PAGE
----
Tom Jensen has been the Director of Public Policy Polling since 2007. During that time he has overseen thousands of polling projects, covering everything from Presidential and Senate races to County Commissioner and School Board races all over the country. He is the voice behind PPP’s popular Twitter account, which has more than 100,000 followers.

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Defending Democracy, News, Voting

Sen. Burr: Russians continue use of social media to influence, divide Americans (video)

Three months before November’s mid-term elections, leaders of the Senate Intelligence Committee acknowledged that foreign operators are using social media to divide Americans, spread disinformation and undermine U.S. elections.

Republican Senator Richard Burr, who chairs the committee, said it was a complex problem that Congress must take every bit as seriously as terrorism:

“…it’s also the case that social media isn’t going anywhere. It’s part of how we exchange ideas and stay connected. It binds us as a community, and gives voice to the voiceless.

This was never about election, it is about the integrity of our society.

So how do you keep the good, while getting rid of the bad?”

Senators also on Wednesday rejected an amendment (50-47) that would have earmarked $250 million for election security.

North Carolina Senator Thom Tillis was among those voting against the appropriation, which needed 60 ‘Yea’ votes to advance.

Senator Burr was recorded as having not voted.

Click below to hear Burr’s opening remarks Wednesday morning before the Senate Intelligence Committee:

 

 

Commentary, Environment, News, Voting

This week’s top stories on NC Policy Watch

1. Powerful new hog trial testimony puts Smithfield back on the defensive
By Lisa Sorg

As a former police officer and firefighter, Wesley Sewell has encountered odors so putrid that they would make most people retch. He’s even ranked the smells. No. 1 “is when I had to remove burning bodies from a plane crash,” Sewell told a jury in a federal hog nuisance trial yesterday. No. 2 “is when I had to remove a person from their home who had been dead a week on the toilet. Hog feces is number three, or at least in the top five.”

Sewell is not a plaintiff, but was subpoenaed as a witness in the most recent lawsuit against the world’s largest pork producer, Murphy-Brown. [Read more…]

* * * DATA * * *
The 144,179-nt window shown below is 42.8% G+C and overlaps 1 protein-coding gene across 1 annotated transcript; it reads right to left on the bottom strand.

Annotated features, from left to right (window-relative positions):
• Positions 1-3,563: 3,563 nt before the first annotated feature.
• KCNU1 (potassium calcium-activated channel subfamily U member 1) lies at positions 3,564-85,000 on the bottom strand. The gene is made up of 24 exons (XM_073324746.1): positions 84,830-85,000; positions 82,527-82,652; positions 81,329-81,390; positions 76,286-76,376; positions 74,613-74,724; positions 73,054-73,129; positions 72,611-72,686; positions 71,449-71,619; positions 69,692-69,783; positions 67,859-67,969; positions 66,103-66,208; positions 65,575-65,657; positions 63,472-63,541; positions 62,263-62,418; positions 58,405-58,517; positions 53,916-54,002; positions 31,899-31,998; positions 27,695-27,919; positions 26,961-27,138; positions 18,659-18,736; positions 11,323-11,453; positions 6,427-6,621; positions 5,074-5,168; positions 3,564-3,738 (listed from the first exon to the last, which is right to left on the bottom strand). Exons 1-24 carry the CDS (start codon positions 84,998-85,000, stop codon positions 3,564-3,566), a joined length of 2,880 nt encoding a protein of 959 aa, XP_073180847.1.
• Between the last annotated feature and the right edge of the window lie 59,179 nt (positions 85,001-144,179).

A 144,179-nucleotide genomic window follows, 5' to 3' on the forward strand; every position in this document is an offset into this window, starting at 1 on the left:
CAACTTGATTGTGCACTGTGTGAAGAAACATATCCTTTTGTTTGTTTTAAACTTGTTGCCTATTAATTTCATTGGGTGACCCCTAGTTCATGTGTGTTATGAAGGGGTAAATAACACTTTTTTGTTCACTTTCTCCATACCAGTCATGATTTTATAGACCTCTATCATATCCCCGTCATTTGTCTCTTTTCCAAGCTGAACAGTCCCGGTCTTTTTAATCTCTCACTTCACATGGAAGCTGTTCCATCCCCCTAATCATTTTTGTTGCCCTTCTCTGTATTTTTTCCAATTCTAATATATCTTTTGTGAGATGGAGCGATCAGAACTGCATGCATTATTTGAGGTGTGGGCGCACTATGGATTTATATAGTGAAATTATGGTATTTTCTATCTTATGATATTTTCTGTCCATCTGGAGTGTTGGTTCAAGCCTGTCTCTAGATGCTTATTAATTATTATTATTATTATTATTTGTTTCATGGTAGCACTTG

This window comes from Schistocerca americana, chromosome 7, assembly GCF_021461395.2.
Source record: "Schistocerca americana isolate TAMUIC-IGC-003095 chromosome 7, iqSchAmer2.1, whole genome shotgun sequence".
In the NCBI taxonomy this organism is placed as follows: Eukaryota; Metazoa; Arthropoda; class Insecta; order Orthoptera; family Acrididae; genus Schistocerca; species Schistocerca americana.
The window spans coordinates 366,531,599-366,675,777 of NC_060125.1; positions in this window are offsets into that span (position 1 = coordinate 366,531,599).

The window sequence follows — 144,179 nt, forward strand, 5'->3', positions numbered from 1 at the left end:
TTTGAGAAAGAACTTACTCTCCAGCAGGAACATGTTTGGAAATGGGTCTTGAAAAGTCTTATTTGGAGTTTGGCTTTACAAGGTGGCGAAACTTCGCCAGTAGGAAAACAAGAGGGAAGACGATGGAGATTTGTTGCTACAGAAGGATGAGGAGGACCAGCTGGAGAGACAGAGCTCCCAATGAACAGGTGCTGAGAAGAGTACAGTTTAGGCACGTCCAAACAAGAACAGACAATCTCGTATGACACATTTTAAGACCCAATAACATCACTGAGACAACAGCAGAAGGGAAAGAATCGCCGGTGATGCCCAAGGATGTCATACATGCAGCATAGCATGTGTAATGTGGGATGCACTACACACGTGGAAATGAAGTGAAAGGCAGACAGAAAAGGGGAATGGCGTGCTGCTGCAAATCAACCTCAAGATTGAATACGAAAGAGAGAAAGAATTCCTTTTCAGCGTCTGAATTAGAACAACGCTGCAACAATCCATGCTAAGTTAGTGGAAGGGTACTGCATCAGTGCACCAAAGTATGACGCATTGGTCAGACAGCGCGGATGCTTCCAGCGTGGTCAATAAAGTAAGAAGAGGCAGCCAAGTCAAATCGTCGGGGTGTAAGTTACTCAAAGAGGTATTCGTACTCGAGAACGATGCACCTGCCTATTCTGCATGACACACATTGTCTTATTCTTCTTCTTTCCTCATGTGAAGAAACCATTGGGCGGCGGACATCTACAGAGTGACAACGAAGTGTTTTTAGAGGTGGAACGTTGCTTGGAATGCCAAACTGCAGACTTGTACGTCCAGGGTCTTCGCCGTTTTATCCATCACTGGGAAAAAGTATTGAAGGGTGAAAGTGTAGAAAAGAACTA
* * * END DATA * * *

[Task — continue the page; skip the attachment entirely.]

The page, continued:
2. Fearing suppression, voting rights advocates make case for early voting sites in letters to county boards
By Melissa Boughton

Early voting in North Carolina is a big deal with a big turnout, but advocates are bracing for a negative impact this year after some last minute legislative wheeling and dealing.

To help minimize the damage, the ACLU of North Carolina and Democracy NC teamed up to inform county boards of elections of the effects of Senate Bill 325 and House Bill 335 and to make recommendations for consideration as they adopt early voting plans. [Read more...]

3. Just say ‘no’: The easiest way to push back against NC’s rogue General Assembly is to vote against all six proposed constitutional amendments
By Rob Schofield

Like Congress and most modern American state legislatures, the North Carolina General Assembly is not a popular or respected body. Raleigh-based Public Policy Polling asked voters their opinion of the General Assembly earlier this year and the results were fairly dismal. It found that less than one-in-five North Carolina voters (19%) approved of the job the legislature was doing, while more than half (51%) disapproved. [Read more]

4. Plea deal offers glimpse into rampant bail industry fraud
By Joe Killian

When Sarah Jessenia Lopez plead guilty in May to attempted notary fraud related to bail bonding, it was not earth shattering. After all, fraud and criminality in North Carolina’s for-profit bail industry has been rampant for years.

The North Carolina Department of Insurance regulates the bail industry. Between 2009 and 2016, its criminal investigators made more than 1,500 arrests related to insurance and bail bonding fraud alone. There have been more than 750 criminal convictions with more than 250 cases currently pending in court. But a close examination of Lopez’s plea deal reveals details that could reverberate throughout the already troubled industry and contribute to the final dismantling of one of the state’s largest and most powerful bail surety companies. [Read more]

5. N.C. General Assembly has failed to act, but the time to stop Chemours’ pollution is now
By Billy Ball

“How long before we say enough is enough?” state lawmaker Ted Davis Jr. asked his colleagues in the N.C. House in February. “How much more is Chemours going to get away with before something is done?”

Chances are the Wilmington Republican, whose constituents are right to be worried about the Delaware-based chemical company’s discharges into the Cape Fear River, is asking the same questions today as pressure mounts on Chemours practically everywhere outside of the North Carolina General Assembly. [Read more]

6. Cartoonist John Cole: It’s getting deep… [Read more…]